Reading to a child periodically (I like to say once or twice a month) about a topic having to do with death, helps them process a death that has happened in the not so recent past, as well as for the future. By reading books with them, it gives you and them the opportunity to ask questions about death and also answer questions about loved ones who have died.
Take advantage of the death of a goldfish to really talk about death. Have a burial and sing a song to the fish. One simple song I always like to sing with the preschoolers is "Goodbye, NAME OF ANIMAL, Goodbye" or "Adíos, NAME OF ANIMAL, Adíos". Then I ask if anyone would like to say something about the animal that died. Then we sing the song again and continue this process until everyone who wants to say something about the pet does so. We try to bury them in our garden where they can help our vegetables flourish and we thank the fish for that.
National Institutes of Health references the developmental stage of a preschooler "preschool children usually see death as reversible, temporary, and impersonal. Watching cartoon characters on television miraculously recover after being crushed or blown apart tends to reinforce this idea." We can help them cope with the finality of death by talking about it openly, honestly, and respectfully.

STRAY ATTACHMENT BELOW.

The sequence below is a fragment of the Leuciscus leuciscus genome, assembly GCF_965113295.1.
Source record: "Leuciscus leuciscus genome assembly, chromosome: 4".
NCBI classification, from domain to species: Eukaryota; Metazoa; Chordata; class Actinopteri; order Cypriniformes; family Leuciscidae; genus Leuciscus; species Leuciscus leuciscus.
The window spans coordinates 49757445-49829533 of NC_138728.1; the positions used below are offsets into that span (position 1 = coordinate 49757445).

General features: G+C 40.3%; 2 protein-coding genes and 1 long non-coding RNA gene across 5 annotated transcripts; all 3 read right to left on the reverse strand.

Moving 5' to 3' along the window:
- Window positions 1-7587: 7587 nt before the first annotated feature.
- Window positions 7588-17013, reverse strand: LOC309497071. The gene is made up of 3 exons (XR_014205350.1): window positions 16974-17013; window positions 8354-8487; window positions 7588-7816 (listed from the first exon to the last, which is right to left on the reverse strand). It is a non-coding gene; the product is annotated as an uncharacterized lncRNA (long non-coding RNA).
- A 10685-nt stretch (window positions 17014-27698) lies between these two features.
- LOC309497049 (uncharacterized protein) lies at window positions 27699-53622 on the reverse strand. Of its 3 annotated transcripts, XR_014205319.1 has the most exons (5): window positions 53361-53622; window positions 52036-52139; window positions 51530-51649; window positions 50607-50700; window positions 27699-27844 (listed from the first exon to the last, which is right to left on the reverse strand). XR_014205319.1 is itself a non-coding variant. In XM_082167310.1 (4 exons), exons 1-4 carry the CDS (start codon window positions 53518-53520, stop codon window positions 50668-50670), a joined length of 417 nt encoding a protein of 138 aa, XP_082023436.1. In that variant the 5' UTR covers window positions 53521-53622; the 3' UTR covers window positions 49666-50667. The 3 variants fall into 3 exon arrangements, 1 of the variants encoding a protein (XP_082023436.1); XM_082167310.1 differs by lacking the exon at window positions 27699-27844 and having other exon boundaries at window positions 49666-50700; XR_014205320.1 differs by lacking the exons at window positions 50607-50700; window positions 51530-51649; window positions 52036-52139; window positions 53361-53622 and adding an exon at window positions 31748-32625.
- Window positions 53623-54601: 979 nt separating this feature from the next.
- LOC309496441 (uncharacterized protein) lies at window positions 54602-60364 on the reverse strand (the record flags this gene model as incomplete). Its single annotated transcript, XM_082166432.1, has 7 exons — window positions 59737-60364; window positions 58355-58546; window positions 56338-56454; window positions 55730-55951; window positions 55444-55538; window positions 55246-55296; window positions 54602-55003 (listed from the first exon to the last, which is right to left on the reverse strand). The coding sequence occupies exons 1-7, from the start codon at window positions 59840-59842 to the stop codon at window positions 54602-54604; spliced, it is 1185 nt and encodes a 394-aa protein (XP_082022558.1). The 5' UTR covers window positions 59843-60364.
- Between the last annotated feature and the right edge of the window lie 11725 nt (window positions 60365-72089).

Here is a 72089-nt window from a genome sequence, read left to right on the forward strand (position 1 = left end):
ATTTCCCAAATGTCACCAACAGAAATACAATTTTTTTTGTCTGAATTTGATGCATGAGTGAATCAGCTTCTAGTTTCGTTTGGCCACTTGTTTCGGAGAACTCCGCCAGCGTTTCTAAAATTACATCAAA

Of course, it's okay not to have answers and to share your personal beliefs about what happens when someone dies. There are many great books on this topic that are non-religious and some that answer questions in a more spiritual way. Here are a list of some of my favorites. I believe it's a good idea to have two to three of these on your bookshelf at all times so that your child has the opportunity to choose these books and you have the chance to read one every so often.
Saying Goodbye to Lulu by Corinne Demas
The Tenth Good Thing About Barney by Judith Viorst
Nana Upstairs and Nana Downstairs by Tomie dePaola
Badger's Parting Gifts by Susan Varley
Tough Boris by Mex Fox